A new study published in the journal Obesity has found that dietary supplements do not cause dramatic weight loss as they claim. In fact, it is rare for people taking these supplements to lose a significant amount of weight, research showed. Some of the most popular supplements claim to improve nutrition, increase energy, build muscle or burn fat. They are not intended to treat or cure diseases.
This is a popular supplement that contains chemicals found in a fatty acid called linoleic acid. It is claimed that it can help reduce body fat and help you stay full. The various B vitamins (and there are many of them) are said to help increase your metabolism and therefore could help you lose weight. In fact, some weight loss clinics apparently offer injections of vitamin B-12 to help you lose weight, speeding up your energy and metabolism, but according to the Mayo Clinic, unless you have a real B-12 deficiency, you're unlikely to get an energy infusion from these injections.
Weight loss supplements contain many ingredients such as herbs, fiber and minerals in different amounts and in many combinations. And when studies are done, they usually only involve a small number of people taking the supplement for only a few weeks or months. Studies have been conducted on a particular type of natural fiber complex, called litramine, which has been shown in supplements to potentially help overweight or obese people lose weight. But in many cases, adolescents or adults who do not have a medical need to lose weight abuse these products.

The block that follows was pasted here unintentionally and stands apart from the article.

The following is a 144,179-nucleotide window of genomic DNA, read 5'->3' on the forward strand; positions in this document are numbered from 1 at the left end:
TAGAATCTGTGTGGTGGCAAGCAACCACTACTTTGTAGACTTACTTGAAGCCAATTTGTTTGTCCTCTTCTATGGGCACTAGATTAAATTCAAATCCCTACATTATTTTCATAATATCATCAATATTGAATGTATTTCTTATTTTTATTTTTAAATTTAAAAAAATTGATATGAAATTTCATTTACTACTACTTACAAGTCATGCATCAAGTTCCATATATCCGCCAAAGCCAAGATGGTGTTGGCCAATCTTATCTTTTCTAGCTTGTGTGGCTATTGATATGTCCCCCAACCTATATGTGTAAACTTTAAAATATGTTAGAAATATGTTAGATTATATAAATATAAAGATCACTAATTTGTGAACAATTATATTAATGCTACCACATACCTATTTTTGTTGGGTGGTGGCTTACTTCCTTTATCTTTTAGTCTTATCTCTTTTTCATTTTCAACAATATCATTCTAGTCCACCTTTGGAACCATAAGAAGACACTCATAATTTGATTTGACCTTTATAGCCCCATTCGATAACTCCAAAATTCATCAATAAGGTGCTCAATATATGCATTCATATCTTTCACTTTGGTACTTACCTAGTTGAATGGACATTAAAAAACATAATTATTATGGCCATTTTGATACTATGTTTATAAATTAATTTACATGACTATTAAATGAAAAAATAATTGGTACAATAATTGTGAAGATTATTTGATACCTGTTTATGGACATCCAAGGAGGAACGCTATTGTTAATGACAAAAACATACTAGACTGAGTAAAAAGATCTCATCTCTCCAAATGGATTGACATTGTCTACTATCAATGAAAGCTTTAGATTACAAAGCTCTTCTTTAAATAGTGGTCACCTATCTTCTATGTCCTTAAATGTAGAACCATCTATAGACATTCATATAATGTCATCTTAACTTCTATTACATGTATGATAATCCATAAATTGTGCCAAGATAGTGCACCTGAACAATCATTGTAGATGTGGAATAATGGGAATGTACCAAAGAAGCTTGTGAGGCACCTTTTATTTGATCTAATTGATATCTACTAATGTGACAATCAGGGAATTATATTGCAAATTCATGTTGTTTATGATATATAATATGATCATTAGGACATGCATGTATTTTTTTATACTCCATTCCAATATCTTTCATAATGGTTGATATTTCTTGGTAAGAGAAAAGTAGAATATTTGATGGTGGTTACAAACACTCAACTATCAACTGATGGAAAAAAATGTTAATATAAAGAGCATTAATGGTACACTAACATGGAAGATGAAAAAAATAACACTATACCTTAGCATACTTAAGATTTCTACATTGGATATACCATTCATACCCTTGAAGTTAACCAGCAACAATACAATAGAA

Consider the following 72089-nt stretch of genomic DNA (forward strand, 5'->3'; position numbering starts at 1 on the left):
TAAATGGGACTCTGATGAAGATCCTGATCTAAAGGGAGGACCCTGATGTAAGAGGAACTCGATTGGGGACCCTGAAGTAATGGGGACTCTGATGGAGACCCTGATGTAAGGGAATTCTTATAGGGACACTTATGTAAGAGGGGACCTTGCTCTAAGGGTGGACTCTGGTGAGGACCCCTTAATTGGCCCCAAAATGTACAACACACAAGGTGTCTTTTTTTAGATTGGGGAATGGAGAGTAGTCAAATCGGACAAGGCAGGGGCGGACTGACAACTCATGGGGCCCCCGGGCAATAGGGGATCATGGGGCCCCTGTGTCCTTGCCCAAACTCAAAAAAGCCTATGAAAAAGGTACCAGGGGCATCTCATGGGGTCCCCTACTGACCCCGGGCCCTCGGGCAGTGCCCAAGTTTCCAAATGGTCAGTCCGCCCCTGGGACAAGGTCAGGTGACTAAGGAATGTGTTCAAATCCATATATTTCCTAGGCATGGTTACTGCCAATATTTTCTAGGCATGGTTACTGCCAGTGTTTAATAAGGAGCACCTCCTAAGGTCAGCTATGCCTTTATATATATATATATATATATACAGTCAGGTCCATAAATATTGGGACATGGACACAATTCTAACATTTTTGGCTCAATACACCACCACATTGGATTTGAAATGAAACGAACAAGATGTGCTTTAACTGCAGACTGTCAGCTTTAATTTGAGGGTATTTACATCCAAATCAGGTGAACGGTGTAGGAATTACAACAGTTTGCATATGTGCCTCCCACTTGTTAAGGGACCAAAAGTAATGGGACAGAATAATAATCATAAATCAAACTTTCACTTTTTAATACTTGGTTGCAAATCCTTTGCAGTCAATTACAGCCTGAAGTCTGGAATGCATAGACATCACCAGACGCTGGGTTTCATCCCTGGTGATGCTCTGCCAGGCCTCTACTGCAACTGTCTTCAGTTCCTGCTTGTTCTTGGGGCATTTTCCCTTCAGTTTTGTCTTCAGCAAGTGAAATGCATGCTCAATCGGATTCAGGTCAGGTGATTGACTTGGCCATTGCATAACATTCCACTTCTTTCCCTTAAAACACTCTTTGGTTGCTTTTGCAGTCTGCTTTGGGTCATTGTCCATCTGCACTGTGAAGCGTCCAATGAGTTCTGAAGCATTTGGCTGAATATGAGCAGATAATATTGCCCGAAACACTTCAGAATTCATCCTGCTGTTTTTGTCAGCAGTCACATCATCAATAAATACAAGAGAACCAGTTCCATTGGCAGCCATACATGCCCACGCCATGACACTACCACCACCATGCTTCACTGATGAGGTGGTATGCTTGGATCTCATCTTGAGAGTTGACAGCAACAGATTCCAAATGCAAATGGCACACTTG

If you are thinking about taking a dietary supplement for weight loss, talk to your health care provider. Many dietary supplements are harmless, and some may even be effective in creating a feeling of fullness, burning fat, or boosting metabolism. Up to 50% of people who meet the criteria for an eating disorder use over-the-counter diet pills, herbal supplements, or prescription weight-loss medications, according to Eating Behaviors. When my patients ask me about weight loss supplements, I explain that there is no good substitute for portion control and exercise.
But making these lifestyle changes isn't easy, so you might be wondering if taking a dietary supplement that is promoted for weight loss might help. Because the FDA does not evaluate the safety of all weight loss products, there is no guarantee that every ingredient in every supplement is safe. However, supplements have negligible effects on the number of calories you burn or on the way you metabolize fat, and most don't have enough reliable scientific evidence to support them. Until data from such trials become more available, claims about dietary supplements and weight loss should be treated with caution.
The FDA has issued a warning to consumers not to buy supplements on its list of contaminated products; however, this agency cannot test every new product on the market. Dietary supplements have side effects and may interfere with the absorption of over-the-counter or prescription medicines. Dietary supplements are available in almost any form you can take orally, from pills and capsules to powders, liquids, and teas. This fact sheet describes what is known about the safety and effectiveness of many ingredients commonly used in dietary supplements for weight loss.
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